A new shop has opened across the street from MI6 headquarters.
James notices the shop as he’s driving into the parking lot. Of course he notices, he notices everything. He’s seen the renovation team come and go for the last couple of weeks, and has been expecting the place to open for a couple of days now. The previous store had been a pizza shop. Not that there was anything wrong with pizza, but the store served by-the-slice greasy and cold pizza at inexcusable prices, and everyone from MI6 had learned early on not to frequent the place.
Bond parks his car and decides he has time to spare before meeting M. After all, it is James Bond’s job to know things, to know his surroundings and the people that he has cause to interact with. A shop that opens across the street from Britain’s intelligence office certainly warrants some inspection.
The sign is simple, and James has trouble deciding if it’s elegant or tacky. It’s a simple square sign that hangs on top of the door, the background is white, and on the forefront in black is the design Q subscript 10, in the style of a scrabble tile. There are no signals that it is the grand opening of the shop, no indications of celebration of store-opening, no “Hiring” sign that usually comes with a new storefront, there are actually no signs that the store is recently renovated, for everything seems to be perfectly pristine and in place. (So far as James can tell from glancing through the window)
He pushes open the door, there is no bell jingle to accompany his entrance, and James wonders if the owner, who has obviously meticulously decorated the place, has forgotten to hang a bell on top of the door.
“Hello, how can I help you?” If the soft voice and the somewhat posh accent surprise James, he does not let it show.
“In a number of ways, I’m sure.” James replies, allowing a hint of honey to his voice.
“Coffee perhaps?” The young man behind the counter either does not hear the innuendo, or chooses to not acknowledge it at all. “I’m guessing dark roast, black.”
“And something to eat if you have it.” Bond nods, and perhaps a little belatedly realizes that he is in fact standing inside a café. He had been distracted by the man with his incredibly messy hair and lanky frame and atrocious cardigan. The thought hits him like a train at that moment, that if somebody had wanted to kill him a moment ago, when his attention was completely focused on the man behind the counter, they could have easily done so.
A chill passes James then, a sense of uneasiness that he has not felt since first meeting Vesper. It comes with a knowledge that the person will somehow be influential in his life, somehow extremely dangerous for him, yet the feeling that he could not quite step away.
The boy (James refuses to think of him as a man, he is far too young) has disappeared into what James can only assume to be the back kitchen, he can vaguely hear the sounds of things being shuffled. There’s a steaming mug left next to the register, a white porcelain mug that has the same sign as the one outside for the store. James walks closer and the familiar smell of Earl Grey assaults his nose.
“Blueberry oat bran muffin, black coffee.” The boy comes back with a wax-paper bag and a cup of coffee. The cup is white, has no design on it whatsoever, the paper bag has the same scrabble symbol as the one on the store’s sign.
“You’re in a coffee shop yet you don’t drink coffee.” James states and gives the mug a pointed look.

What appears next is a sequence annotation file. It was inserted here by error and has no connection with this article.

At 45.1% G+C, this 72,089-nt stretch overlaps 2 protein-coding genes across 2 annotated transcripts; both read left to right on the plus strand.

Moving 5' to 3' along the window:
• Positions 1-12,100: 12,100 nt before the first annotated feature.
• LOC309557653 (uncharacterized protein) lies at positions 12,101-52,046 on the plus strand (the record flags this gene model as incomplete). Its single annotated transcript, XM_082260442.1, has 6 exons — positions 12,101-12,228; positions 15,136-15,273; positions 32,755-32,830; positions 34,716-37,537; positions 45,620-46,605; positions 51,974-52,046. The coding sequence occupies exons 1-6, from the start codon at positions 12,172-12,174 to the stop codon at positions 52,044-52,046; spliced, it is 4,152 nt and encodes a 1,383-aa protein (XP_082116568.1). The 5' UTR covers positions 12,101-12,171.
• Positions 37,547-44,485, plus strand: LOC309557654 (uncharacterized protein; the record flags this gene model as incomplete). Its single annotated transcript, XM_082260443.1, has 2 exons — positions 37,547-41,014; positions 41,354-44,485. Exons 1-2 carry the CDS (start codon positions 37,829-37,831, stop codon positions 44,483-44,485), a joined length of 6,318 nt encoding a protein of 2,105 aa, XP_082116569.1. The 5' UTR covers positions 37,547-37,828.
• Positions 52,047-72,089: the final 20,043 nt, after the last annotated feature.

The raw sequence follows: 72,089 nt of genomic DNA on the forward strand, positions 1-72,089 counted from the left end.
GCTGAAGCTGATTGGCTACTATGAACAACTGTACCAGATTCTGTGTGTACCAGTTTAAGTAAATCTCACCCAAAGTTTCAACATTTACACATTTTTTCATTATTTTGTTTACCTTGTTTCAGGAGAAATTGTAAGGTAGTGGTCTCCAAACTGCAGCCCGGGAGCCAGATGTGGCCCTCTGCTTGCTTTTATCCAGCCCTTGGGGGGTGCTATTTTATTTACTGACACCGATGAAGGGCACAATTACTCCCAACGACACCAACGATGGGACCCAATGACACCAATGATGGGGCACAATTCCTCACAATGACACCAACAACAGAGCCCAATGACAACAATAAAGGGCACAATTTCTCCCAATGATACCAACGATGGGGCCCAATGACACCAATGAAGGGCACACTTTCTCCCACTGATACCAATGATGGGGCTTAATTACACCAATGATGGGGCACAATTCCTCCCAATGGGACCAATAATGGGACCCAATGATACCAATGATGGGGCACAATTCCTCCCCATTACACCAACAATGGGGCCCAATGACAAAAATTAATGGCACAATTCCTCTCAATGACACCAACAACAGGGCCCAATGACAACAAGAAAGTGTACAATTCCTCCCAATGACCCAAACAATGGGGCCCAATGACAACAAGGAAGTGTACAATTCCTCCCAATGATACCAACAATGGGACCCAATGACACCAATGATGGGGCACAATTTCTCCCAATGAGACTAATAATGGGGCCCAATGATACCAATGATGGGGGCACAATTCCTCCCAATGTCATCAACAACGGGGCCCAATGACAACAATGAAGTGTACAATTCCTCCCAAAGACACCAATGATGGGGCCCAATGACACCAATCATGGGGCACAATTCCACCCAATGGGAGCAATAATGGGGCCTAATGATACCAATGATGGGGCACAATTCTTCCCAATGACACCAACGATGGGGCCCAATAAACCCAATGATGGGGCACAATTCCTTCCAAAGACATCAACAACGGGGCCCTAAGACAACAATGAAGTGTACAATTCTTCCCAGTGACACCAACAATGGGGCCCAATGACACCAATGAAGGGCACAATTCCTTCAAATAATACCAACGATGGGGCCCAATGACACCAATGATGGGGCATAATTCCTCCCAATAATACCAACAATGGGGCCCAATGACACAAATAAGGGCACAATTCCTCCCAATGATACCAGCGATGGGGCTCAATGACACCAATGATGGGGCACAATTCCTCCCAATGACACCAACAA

“I prefer tea.” The boy states, “and this is a café.”
“Yes of course.” James curbs the urge to roll his eyes as he reaches for his wallet. “Where’s the owner, opening day is a big day, no?”
“I am the owner.” If the slight bothers the boy, it does not show on his face, and James briefly wonders if he is simply very good at hiding his expressions. The boy proceeds to wave dismissively towards James’s wallet, “You’re my first customer, it’s on the house.”
“Not a very good business model if you’re planning on giving everything away.” James can’t help but quip as he reaches for the muffin and coffee, letting his fingers brush against the boy’s long, elegant ones (James will concede that the boy’s fingers are elegant, even if he has decided that the store sign is not).
“Only because you’re my first.” The boy gives an infuriating smirk that James instantly decides he would like to see more. There is no blush that accompanies those words, yet the glint in the boy’s eyes shows clearly that he knew exactly what he was saying.
“In that case, the name’s Bond, James Bond.” James takes a sip of his coffee casually and decides that he will indeed be coming back to the shop. The coffee is exponentially better than the brew from MI6’s break room. The coffee is nearly orgasmic. “And I think I deserve to know yours.”
“I hardly think that’s necessary, Mr. Bond, I’m sure your office has a file on me already.” The boy gives another little smirk, like he knows something that Bond doesn’t. “Good day, Mr. Bond.”
James nods once before turning to walk out of the café (there’s no better word for what the shop is), but turns back once he’s reached the door. The boy is still standing at the counter looking at James.
“Good day, Q.” James smirks at the slight widening of the boy’s eyes, and pushes the door to leave the café.
He finishes the coffee much too quickly, but gives the muffin to Moneypenny as a sign of goodwill when she berates him for not filling out the proper paperwork for his last mission. She stops as soon as she bites into the muffin though, and declares it the best one she’s ever had, and then dismisses James summarily with a wave of her hand.
It’s not like James Bond needs to add any more things on the list of reasons of why he will visit Q again (James is certain the café is named Q and not Q10 or Q’s coffee. Just Q, much like the name James has assigned the boy behind the counter), but he must concede that getting Moneypenny off his back will be a good thing.